All scriptural references are from the New American Standard Bible unless otherwise noted



There tends to be a lot of misunderstanding of what it takes to obtain Salvation. Some believe it is through baptism, some believe it is through faith, some through works, and some believe it is through God's undeserved mercy. Then there are those who believe "once saved, always saved," and those who believe you must live a clean, moral life as the only way to remain saved. Yet others say that everyone is saved purely through the blood of Christ. The purpose of this page to present these beliefs with what the Bible actually teaches regarding these matters. As always, test all teachings with Scripture:



Jesus Christ came to save us from the curse of death brought on by sin (John 3:16-17, John 12:47, Romans 5:12,17, 1 Timothy 1:15). His sacrifice enables us to obtain Forgiveness for our sins, which is what releases us from sin's curse (Romans 3:24-26). However, in order for us to obtain this forgiveness, we must first be repentant of our sins (Luke 24:47). Being repentant requires that we do our best to discontinue living a sinful life. Going along with this line of thought is Hebrews 6:4-6, which states that if we come to learn the truth about God, Jesus, and the heavenly Kingdom, but then remove ourselves again from those truths, then we no longer have any repentance. And as the Bible shows, without repentance there is no forgiveness (Luke 24:47, Acts 11:18). Without forgiveness, there is no Salvation (2 Corinthians 7:10, Luke 1:77). Therefore, even though you can become "saved", you can also lose that Salvation if you don't repent from the sins you commit later.



Baptism in John's name was for repentance, whereas Baptism into Christ's name is for receiving forgiveness (Acts 2:38, Hebrews 9:22, 1 John 5:5-7). In order to be forgiven though, we first need to be repentant, as is explained in the above paragraph. Forgiveness through Christ's baptism cannot be obtained without first accepting the blood of Christ (1 John 5:6). Therefore, baptism alone will not save you.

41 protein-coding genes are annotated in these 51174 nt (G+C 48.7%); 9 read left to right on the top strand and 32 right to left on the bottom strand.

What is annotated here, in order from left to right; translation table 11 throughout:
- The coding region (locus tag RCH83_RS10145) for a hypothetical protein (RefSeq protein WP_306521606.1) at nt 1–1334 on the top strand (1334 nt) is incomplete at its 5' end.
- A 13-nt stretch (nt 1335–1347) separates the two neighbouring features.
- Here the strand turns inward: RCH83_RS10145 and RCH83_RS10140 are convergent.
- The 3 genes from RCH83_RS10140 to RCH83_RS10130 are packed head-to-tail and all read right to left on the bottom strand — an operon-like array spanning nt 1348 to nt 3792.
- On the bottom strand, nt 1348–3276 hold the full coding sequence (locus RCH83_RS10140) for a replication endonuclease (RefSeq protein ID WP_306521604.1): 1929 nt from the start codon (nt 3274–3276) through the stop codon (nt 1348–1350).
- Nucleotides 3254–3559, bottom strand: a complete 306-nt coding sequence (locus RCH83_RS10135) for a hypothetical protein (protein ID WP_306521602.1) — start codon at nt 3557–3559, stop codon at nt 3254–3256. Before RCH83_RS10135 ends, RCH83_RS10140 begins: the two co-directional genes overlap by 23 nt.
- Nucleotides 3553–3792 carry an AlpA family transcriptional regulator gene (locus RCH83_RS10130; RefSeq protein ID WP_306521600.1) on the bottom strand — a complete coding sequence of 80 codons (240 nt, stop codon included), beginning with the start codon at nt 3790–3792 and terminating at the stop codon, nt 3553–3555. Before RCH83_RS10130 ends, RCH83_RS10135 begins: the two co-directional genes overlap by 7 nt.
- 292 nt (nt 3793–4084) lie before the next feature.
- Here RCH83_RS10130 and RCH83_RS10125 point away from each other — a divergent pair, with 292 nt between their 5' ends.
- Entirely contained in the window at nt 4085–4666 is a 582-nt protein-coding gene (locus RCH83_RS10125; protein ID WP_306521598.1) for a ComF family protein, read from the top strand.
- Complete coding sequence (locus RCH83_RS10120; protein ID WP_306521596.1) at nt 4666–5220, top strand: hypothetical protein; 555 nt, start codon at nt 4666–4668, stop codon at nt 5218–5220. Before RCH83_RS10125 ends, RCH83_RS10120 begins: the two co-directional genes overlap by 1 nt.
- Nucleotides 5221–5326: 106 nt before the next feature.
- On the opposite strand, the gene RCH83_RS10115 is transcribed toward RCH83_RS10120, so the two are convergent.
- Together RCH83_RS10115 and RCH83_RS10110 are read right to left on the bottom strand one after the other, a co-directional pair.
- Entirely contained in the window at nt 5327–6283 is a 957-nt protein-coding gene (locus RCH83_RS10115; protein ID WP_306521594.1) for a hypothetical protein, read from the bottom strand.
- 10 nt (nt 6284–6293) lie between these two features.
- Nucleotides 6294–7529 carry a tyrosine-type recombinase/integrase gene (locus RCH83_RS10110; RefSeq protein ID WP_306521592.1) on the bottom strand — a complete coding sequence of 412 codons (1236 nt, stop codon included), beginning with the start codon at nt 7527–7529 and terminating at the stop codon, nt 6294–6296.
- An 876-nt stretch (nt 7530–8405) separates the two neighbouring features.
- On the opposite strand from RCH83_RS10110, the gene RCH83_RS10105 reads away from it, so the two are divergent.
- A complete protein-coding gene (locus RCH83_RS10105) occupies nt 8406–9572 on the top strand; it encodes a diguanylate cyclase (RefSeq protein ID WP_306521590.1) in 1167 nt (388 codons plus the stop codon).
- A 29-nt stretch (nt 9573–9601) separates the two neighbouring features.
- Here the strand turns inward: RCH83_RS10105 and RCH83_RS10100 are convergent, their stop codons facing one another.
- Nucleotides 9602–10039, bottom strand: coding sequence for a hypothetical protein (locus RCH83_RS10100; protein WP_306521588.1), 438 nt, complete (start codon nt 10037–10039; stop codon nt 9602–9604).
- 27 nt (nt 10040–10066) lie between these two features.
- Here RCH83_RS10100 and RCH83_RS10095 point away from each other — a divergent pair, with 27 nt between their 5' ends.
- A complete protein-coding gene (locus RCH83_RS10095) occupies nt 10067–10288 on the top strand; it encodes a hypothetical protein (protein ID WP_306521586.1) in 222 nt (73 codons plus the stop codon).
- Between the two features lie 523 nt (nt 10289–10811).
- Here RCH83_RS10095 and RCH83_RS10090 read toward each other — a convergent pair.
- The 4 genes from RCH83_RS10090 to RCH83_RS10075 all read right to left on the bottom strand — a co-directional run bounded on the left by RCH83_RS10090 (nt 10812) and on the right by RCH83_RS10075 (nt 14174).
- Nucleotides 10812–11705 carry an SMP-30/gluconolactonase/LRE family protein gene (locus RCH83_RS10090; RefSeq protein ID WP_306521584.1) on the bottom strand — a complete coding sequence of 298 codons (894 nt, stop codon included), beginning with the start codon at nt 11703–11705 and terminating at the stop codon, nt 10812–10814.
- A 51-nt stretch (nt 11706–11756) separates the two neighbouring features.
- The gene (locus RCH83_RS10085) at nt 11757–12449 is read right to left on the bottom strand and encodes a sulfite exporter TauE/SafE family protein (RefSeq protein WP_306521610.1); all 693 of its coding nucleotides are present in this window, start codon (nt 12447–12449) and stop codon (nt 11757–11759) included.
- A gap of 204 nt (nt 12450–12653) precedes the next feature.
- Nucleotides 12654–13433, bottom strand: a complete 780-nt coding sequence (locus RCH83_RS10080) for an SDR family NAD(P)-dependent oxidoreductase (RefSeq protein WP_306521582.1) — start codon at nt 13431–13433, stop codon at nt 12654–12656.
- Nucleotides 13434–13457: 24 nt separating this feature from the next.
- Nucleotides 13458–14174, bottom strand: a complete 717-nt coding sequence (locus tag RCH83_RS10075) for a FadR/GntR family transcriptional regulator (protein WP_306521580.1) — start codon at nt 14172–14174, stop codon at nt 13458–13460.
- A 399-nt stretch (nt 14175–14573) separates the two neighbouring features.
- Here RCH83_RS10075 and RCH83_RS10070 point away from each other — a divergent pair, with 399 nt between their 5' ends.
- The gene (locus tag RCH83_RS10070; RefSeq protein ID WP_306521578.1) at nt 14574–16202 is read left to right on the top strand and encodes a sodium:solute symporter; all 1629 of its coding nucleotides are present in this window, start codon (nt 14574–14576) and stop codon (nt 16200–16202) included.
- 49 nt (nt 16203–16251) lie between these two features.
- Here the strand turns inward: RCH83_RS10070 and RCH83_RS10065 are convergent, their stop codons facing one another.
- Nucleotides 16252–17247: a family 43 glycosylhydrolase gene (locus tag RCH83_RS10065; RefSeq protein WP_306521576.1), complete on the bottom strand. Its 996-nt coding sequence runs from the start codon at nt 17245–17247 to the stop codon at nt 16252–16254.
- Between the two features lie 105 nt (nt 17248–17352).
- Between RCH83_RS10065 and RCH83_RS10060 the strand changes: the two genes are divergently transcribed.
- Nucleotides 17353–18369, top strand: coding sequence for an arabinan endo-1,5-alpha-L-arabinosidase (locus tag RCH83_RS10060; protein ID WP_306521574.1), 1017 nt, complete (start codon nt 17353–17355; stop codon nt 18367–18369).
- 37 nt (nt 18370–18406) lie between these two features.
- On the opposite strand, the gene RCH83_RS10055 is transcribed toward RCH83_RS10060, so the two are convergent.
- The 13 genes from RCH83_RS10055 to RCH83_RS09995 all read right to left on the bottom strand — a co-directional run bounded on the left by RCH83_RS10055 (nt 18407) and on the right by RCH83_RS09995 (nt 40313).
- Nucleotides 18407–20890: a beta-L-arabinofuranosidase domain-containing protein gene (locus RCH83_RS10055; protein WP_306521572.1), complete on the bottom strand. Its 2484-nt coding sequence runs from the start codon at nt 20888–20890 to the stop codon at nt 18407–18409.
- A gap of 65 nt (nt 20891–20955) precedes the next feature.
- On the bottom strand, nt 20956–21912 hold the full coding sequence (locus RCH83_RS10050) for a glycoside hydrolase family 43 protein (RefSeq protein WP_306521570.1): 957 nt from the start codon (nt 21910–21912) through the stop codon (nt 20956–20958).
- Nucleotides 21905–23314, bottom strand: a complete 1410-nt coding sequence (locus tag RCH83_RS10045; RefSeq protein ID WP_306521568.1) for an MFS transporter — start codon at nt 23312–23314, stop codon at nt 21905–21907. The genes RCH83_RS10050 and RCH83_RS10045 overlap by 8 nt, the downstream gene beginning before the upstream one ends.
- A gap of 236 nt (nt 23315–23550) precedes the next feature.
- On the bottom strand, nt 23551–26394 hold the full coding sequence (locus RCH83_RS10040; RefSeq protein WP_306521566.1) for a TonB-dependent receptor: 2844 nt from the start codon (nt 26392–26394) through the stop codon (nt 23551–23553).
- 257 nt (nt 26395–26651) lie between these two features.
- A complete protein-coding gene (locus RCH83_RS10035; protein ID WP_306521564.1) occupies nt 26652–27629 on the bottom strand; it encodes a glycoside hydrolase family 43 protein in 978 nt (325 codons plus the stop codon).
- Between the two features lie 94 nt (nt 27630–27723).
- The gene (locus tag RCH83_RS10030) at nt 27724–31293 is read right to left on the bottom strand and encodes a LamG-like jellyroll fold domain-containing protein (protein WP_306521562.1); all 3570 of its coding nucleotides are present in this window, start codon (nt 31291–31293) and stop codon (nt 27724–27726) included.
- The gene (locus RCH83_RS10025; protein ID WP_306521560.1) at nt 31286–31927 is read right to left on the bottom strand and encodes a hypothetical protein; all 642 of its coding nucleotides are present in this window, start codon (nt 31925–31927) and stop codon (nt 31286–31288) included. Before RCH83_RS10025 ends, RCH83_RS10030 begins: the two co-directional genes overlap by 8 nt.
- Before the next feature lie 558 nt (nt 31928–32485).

Many seem to believe that Salvation can be obtained by Works. They cite the Scripture at James 2:14-26. However, the passage here never states that Salvation is obtained in this manner. It merely states that, for those who do have faith, their faith is useless without works. On the other hand, Salvation is obtained only through faith in Christ's blood (Romans 3:25, Romans 5:9). Therefore, we must also have faith in The Blood as well. Those who are unwilling to acknowledge The Blood of Jesus are, in effect, rejecting it (1 Peter 2:4 compared with Matthew 21:42, Mark 12:10). Rejecting his sacrifice leaves us with no salvation (Hebrews 10:29-31), no matter how many good works we perform.


Scripture strongly shows the main point of Salvation originates with the Blood of Jesus that was shed for us (Romans 3:25, 5:9, Ephesians 1:7, Hebrews 9:11-14, Hebrews 9:25-28, 1 John 1:7, 1 John 5:5-7). Of course, the very faith in Christ's blood would actually move a person to become baptized, and show faith with works, but that doesn't mean baptism and works are the primary components of Salvation. It is the common thread of faith in the Blood that leads one to Salvation. Though having faith means that we will show our faith by our actions/works and baptism, all of that is nothing if we don't accept Christ as our redeemer.



As we can plainly see, the main "ingredient" for Salvation is faith in the Blood of Christ. Of course, true faith would be shown by one's actions / works, but it is the original faith that leads to those works. By the same token, baptism is also a showing of faith, but again -- it is the original faith that saves, not the baptism itself.

It is also worth noting that a person can get baptized and display many works, but that doesn't mean the person has true faith. Without that faith, the baptism and works do not save. This is why faith is the main requirement for Salvation.

May you receive the Lord's blessing along with your Salvation.